British supermarkets racked up a record £29.3 billion sales over the Christmas period, despite a supermarket slowdown in growth on last year’s festive season.
In the 12 weeks prior to Christmas, shoppers spent £450 million more than in 2017, with discounters Aldi and Lidl making further gains, achieving their highest-ever combined market share of 12.8 per cent, according to Kantar Worldpanel data.
With the supermarket sector currently going through a period of low growth at 1.6 per cent, its lowest since March 2017, households registered £383 in grocery bills in December.
Saturday 22 December was the busiest shopping day of the year, as more than half of households made a last minute Christmas dash, with 1.7 million additional customers hitting the stores compared to the previous Saturday.
The slower inflation rate helped shoppers to manage budgets over the festive period, demonstrated by 60 per cent of them choosing shopping habits that made their money go further.
Premium own-label lines increased by 3.7 per cent over the 12 week period, which, though half of last year's increase, still saw record-breaking sales of £1.1bn.
Frazer McKevitt, head of retail and consumer insight, at Kantar said: “Although the grocers achieved record sales, overall spend was actually tempered by lower inflation of 1.3 per cent – that’s less than half the level of like-for-like inflation of 3.6 per cent which was recorded in Christmas 2017.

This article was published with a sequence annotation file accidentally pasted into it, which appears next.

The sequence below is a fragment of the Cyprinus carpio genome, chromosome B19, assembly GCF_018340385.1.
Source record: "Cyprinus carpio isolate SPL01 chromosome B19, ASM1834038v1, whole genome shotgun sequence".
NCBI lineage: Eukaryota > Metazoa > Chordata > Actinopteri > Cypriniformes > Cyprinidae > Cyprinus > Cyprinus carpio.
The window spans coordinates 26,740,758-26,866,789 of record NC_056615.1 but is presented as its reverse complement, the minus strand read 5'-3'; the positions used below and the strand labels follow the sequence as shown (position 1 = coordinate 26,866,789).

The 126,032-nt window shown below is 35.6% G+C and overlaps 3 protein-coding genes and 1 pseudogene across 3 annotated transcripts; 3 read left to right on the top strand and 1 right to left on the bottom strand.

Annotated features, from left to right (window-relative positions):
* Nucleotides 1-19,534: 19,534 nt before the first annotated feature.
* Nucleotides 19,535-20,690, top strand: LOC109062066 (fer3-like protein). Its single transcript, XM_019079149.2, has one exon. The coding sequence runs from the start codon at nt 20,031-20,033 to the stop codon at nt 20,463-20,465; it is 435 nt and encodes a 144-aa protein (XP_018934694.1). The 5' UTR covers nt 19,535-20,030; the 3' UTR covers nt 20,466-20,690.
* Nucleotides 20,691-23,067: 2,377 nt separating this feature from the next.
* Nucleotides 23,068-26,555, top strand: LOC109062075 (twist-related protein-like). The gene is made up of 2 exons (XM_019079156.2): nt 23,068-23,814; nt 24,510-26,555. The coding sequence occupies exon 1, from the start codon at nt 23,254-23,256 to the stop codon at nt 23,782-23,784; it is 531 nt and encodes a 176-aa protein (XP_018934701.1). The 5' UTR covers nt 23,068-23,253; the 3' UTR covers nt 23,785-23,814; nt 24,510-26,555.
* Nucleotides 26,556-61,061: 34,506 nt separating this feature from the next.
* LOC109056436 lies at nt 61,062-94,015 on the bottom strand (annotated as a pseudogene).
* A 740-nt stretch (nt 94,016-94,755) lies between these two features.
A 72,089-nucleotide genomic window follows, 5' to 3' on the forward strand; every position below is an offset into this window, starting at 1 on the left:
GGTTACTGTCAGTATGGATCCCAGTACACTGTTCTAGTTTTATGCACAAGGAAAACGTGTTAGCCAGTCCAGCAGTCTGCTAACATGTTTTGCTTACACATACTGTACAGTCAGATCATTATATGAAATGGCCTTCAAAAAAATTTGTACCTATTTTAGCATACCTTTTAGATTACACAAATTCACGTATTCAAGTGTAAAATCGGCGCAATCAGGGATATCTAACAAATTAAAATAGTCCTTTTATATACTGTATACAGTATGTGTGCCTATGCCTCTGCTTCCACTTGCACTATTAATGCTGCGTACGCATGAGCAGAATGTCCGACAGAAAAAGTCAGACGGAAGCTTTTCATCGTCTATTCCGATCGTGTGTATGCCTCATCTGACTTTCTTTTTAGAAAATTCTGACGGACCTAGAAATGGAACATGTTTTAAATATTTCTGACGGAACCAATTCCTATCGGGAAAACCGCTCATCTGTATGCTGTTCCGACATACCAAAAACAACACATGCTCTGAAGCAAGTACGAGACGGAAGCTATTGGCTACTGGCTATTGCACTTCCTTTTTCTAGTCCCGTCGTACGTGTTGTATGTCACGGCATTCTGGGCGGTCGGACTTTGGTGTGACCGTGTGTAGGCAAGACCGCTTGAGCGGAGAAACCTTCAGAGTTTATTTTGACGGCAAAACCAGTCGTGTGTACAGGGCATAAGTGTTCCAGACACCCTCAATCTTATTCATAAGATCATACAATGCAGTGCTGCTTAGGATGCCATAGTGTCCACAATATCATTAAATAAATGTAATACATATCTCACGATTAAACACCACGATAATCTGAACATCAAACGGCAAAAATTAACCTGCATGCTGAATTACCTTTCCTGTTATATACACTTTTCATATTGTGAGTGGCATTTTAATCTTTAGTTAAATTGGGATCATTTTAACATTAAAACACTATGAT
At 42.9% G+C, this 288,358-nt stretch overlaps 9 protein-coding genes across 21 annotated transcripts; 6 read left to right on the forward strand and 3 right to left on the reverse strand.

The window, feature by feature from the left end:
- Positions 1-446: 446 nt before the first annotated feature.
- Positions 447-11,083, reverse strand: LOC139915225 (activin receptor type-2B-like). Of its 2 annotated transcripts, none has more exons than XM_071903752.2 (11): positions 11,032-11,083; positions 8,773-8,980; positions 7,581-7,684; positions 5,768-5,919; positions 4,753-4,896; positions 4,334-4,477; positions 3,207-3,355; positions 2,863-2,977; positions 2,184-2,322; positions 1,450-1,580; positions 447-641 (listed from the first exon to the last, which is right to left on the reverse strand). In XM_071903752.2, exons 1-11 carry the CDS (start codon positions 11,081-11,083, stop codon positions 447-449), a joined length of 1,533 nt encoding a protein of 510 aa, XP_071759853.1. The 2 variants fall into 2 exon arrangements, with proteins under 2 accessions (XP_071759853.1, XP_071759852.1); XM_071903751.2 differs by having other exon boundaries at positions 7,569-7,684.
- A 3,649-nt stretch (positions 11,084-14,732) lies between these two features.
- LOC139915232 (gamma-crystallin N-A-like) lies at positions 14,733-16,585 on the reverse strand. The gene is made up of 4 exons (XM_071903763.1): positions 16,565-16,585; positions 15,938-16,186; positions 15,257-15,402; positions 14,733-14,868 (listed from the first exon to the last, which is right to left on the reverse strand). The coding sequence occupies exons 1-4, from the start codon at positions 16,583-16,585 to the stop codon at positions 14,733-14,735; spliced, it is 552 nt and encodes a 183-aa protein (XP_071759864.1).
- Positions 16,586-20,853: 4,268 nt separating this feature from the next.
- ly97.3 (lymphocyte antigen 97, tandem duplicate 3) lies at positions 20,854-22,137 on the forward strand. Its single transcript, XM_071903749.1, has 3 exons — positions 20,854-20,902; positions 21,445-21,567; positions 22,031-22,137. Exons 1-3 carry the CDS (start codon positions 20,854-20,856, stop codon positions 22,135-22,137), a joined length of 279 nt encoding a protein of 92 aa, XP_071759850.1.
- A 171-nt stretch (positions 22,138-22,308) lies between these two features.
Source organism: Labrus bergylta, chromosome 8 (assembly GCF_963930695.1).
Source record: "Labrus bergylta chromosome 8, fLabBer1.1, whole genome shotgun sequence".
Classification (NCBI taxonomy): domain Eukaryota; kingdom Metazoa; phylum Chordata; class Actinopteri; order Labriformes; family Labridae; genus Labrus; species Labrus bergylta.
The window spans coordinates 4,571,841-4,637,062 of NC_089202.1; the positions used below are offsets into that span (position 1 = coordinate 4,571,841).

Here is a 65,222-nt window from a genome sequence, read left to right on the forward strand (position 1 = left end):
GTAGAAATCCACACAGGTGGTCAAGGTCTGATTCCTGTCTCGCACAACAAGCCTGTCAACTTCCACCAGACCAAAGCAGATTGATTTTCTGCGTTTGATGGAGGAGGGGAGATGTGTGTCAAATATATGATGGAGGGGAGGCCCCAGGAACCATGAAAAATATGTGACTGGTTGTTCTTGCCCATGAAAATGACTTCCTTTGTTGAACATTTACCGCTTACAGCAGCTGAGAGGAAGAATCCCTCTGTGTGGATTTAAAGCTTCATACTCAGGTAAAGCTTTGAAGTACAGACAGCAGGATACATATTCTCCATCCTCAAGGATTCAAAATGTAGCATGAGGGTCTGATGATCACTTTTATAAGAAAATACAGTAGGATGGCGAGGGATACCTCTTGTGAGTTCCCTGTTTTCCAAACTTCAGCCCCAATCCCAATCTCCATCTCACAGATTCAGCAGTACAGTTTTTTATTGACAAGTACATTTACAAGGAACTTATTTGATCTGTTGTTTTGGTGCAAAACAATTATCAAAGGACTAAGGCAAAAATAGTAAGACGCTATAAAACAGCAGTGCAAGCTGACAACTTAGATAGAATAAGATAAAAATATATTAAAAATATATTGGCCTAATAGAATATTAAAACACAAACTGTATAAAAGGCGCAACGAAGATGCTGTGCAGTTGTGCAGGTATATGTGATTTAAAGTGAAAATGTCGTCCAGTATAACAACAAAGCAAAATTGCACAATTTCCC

“This slower inflation rate helped shoppers to manage their festive budgets, with 60 per cent of customers looking to make savvier decisions to make their money go further over the holidays.”
Marketing efforts by Aldi proved successful for vegetables sales with an increase of 18 per cent in carrot sales helped by the return of ‘Kevin the carrot’. One in five bought vegetables at Aldi, as the discounter narrowly achieved the crown for fastest growth.
Tesco gained an extra 125,000 customers, mostly in their larger stores, which contributed to 0.6 per cent growth. Tesco was the only supermarket to increase promotional activities year on year, with discounts including a 29p pricing strategy on vegetables. Tesco’s market share stands at 27.8 per cent, down by 0.3 per cent from last year.
Sainsbury’s and Morrisons' market share fell by 0.3 per cent and 0.2 per cent respectively. Sainsbury’s had a 0.4 per cent decline in sales whereas Morrisons had a 0.1 per cent increase. Waitrose sales were down 1.7 per cent and currently has 5 per cent of the market share.
Iceland currently holds 2.3 per cent of the market share, a slight increase of 0.1 per cent from last year, with four fifths of the growth coming from non-frozen groceries - thought to be a result of continued changing consumer perceptions.
The shift to online shopping has affected the grocery market less than high street shops. Despite ecommerce being up 3.9 per cent compared to the same time last year, it is failing to attract new customers – existing customers are just seen to be spending more.
McKevitt added: “Though not included in our till roll data set, Amazon remains one to watch as its FMCG sales jumped by 16 per cent over the 12-week period.”